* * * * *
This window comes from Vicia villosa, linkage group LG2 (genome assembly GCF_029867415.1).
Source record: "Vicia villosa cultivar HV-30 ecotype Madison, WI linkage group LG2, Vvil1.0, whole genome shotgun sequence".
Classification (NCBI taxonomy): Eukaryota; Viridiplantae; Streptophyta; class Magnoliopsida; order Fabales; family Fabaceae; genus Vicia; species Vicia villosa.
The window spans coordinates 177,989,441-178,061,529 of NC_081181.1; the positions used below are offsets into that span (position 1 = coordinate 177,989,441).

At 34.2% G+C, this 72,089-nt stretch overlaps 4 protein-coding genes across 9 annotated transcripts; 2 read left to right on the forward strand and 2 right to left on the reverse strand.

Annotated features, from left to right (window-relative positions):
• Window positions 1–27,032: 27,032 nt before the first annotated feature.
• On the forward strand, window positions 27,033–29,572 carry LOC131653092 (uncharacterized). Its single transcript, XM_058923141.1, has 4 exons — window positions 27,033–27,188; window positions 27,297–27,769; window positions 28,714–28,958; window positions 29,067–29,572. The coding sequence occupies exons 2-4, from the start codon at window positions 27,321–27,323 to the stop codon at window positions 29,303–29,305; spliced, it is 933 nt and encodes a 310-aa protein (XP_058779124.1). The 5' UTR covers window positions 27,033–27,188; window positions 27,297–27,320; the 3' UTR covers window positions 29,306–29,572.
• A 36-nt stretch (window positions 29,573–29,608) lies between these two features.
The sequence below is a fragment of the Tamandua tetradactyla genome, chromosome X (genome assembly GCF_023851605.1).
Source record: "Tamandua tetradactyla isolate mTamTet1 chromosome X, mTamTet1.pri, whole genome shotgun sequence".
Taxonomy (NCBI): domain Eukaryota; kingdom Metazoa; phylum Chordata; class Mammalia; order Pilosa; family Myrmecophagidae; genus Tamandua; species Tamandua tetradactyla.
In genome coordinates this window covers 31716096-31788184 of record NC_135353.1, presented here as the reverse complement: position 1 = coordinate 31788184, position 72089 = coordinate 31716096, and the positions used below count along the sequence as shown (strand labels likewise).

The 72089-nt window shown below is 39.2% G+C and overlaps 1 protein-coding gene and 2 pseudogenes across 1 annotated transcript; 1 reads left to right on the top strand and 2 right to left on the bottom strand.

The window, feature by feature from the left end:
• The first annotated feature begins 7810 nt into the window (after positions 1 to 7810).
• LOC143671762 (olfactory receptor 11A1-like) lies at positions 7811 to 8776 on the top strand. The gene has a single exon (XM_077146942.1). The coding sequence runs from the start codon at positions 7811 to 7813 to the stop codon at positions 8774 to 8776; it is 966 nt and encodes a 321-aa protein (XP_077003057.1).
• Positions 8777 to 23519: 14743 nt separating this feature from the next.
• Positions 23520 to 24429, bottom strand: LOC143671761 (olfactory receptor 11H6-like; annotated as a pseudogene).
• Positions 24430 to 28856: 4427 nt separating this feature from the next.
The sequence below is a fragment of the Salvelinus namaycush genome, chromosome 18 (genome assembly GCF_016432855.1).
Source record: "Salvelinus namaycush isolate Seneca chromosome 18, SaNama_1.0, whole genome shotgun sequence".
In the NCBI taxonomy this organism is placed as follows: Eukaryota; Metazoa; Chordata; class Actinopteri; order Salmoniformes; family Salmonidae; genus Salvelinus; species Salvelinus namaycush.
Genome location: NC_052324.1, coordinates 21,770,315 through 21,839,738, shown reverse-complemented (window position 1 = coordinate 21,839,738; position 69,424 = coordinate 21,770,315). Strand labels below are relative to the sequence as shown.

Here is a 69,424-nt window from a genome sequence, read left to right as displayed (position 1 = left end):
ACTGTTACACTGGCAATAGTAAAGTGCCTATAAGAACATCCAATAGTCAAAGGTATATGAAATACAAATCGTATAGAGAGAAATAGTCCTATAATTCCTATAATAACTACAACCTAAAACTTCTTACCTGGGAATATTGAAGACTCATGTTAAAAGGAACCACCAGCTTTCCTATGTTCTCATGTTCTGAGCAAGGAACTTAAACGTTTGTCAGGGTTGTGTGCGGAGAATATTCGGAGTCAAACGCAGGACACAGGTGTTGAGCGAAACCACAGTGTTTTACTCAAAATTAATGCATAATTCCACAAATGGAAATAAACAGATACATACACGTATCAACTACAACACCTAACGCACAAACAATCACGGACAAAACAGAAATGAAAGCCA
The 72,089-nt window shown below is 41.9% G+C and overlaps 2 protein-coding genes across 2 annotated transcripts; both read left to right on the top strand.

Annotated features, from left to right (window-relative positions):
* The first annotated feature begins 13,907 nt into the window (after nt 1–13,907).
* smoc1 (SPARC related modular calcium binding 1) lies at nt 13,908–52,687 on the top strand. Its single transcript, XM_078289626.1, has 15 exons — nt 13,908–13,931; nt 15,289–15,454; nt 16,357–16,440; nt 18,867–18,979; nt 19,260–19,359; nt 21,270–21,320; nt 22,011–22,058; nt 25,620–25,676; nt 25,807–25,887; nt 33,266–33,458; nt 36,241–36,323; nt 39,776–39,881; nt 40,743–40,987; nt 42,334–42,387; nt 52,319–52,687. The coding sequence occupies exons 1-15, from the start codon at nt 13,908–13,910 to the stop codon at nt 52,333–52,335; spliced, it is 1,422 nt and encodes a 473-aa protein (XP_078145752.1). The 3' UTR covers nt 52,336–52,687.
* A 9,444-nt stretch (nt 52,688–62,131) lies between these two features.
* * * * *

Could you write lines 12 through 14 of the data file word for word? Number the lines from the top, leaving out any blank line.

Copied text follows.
Taxonomy (NCBI): domain Eukaryota; kingdom Metazoa; phylum Chordata; class Mammalia; order Pilosa; family Myrmecophagidae; genus Tamandua; species Tamandua tetradactyla.
In genome coordinates this window covers 31716096-31788184 of record NC_135353.1, presented here as the reverse complement: position 1 = coordinate 31788184, position 72089 = coordinate 31716096, and the positions used below count along the sequence as shown (strand labels likewise).

The 72089-nt window shown below is 39.2% G+C and overlaps 1 protein-coding gene and 2 pseudogenes across 1 annotated transcript; 1 reads left to right on the top strand and 2 right to left on the bottom strand.